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How one church turns virtual worshipers into members


Finding creative ways to engage remote churchgoers into the life of the church

By Donna Frischknecht Jackson | Presbyterians Today

Photo of church members gathering remotely

Chris Montgomery/Unsplash

Since the advent of virtual worship, the question on the minds of session members across the country is how to welcome online viewers as full-fledged members. For the Rev. Monica Thompson Smith, stated supply pastor of First Presbyterian Church of Luling, Texas, a small church whose dwindling numbers have slowly been reversing thanks to Zoom worship, the answer is easy: Welcome virtual members the same as you would any other member.

First Presbyterian of Luling recently welcomed two new members — both of whom the pastor and elders had not met in person. “One is local, but health concerns mean they can’t get out much. The other is out of state,” said Thompson Smith. As far as process, she says, it wasn’t that different from any other new member. “They met with the session by Zoom, the session examined them and voted to accept each by reaffirmation of faith.”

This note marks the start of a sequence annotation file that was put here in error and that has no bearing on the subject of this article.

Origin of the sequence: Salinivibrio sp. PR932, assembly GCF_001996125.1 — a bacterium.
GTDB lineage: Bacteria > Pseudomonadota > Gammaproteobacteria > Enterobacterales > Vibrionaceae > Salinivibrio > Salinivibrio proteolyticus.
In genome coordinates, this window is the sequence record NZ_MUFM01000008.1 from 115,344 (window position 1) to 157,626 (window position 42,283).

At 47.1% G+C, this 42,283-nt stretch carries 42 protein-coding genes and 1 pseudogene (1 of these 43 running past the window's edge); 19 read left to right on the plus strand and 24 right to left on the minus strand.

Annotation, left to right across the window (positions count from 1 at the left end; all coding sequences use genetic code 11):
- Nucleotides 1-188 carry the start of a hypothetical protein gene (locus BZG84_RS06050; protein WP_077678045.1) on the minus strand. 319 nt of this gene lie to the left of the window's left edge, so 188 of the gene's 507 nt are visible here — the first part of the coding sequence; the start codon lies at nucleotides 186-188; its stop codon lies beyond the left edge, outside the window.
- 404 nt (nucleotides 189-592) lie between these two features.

Even as the church has moved to hybrid worship, the virtual members have continued to be faithful in their Zoom participation. “When a new virtual member says of a funeral of someone they have never met in person, ‘I wouldn’t have missed it. We’ve prayed for him so often,’ well, that warms a pastor’s heart,” said Thompson Smith.

First Presbyterian of Luling’s session is now working on ways to incorporate the virtual members into the life of the church. Among the ideas, Thompson Smith says, is giving an out-of-state member the ministry of sending out birthday cards.

“The Book of Order is pretty clear that the only reason you can deny membership is lack of faith in Jesus (G-1.0302),” said Thompson Smith. “It’s the opinion of my session that the responsibilities of membership can be carried out from afar and virtually.”

Donna Frischknecht Jackson is editor of Presbyterians Today.

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